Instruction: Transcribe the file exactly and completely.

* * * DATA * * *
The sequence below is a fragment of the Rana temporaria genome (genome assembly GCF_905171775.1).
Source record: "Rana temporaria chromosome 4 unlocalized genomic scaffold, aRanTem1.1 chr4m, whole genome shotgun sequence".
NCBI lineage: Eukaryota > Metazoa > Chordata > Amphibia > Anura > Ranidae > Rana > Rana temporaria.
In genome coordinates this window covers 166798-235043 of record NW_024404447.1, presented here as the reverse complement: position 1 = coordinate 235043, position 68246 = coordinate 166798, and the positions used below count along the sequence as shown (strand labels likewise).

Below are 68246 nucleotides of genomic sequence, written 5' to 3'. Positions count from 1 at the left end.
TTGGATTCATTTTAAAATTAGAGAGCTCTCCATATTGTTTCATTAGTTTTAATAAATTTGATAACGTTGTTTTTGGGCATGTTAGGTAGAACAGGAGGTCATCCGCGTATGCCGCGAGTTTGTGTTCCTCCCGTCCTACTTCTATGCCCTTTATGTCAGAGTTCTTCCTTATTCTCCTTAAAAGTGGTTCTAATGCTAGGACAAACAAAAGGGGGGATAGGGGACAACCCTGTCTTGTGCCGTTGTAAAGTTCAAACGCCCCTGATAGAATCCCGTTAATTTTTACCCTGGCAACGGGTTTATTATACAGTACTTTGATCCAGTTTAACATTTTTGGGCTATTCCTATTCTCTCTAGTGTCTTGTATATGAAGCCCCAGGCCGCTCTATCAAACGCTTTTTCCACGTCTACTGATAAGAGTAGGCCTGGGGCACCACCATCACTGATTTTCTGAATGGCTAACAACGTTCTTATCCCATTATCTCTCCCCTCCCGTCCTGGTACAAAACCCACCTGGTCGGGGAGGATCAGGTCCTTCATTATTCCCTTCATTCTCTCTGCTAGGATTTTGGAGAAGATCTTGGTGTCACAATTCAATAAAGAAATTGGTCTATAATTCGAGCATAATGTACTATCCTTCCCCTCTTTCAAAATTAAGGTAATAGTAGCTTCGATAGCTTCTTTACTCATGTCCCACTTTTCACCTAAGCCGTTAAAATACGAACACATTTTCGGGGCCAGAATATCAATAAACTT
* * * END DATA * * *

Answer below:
The sequence below is a fragment of the Rana temporaria genome (genome assembly GCF_905171775.1).
Source record: "Rana temporaria chromosome 4 unlocalized genomic scaffold, aRanTem1.1 chr4m, whole genome shotgun sequence".
NCBI lineage: Eukaryota > Metazoa > Chordata > Amphibia > Anura > Ranidae > Rana > Rana temporaria.
In genome coordinates this window covers 166798-235043 of record NW_024404447.1, presented here as the reverse complement: position 1 = coordinate 235043, position 68246 = coordinate 166798, and the positions used below count along the sequence as shown (strand labels likewise).

Below are 68246 nucleotides of genomic sequence, written 5' to 3'. Positions count from 1 at the left end.
TTGGATTCATTTTAAAATTAGAGAGCTCTCCATATTGTTTCATTAGTTTTAATAAATTTGATAACGTTGTTTTTGGGCATGTTAGGTAGAACAGGAGGTCATCCGCGTATGCCGCGAGTTTGTGTTCCTCCCGTCCTACTTCTATGCCCTTTATGTCAGAGTTCTTCCTTATTCTCCTTAAAAGTGGTTCTAATGCTAGGACAAACAAAAGGGGGGATAGGGGACAACCCTGTCTTGTGCCGTTGTAAAGTTCAAACGCCCCTGATAGAATCCCGTTAATTTTTACCCTGGCAACGGGTTTATTATACAGTACTTTGATCCAGTTTAACATTTTTGGGCTATTCCTATTCTCTCTAGTGTCTTGTATATGAAGCCCCAGGCCGCTCTATCAAACGCTTTTTCCACGTCTACTGATAAGAGTAGGCCTGGGGCACCACCATCACTGATTTTCTGAATGGCTAACAACGTTCTTATCCCATTATCTCTCCCCTCCCGTCCTGGTACAAAACCCACCTGGTCGGGGAGGATCAGGTCCTTCATTATTCCCTTCATTCTCTCTGCTAGGATTTTGGAGAAGATCTTGGTGTCACAATTCAATAAAGAAATTGGTCTATAATTCGAGCATAATGTACTATCCTTCCCCTCTTTCAAAATTAAGGTAATAGTAGCTTCGATAGCTTCTTTACTCATGTCCCACTTTTCACCTAAGCCGTTAAAATACGAACACATTTTCGGGGCCAGAATATCAATAAACTT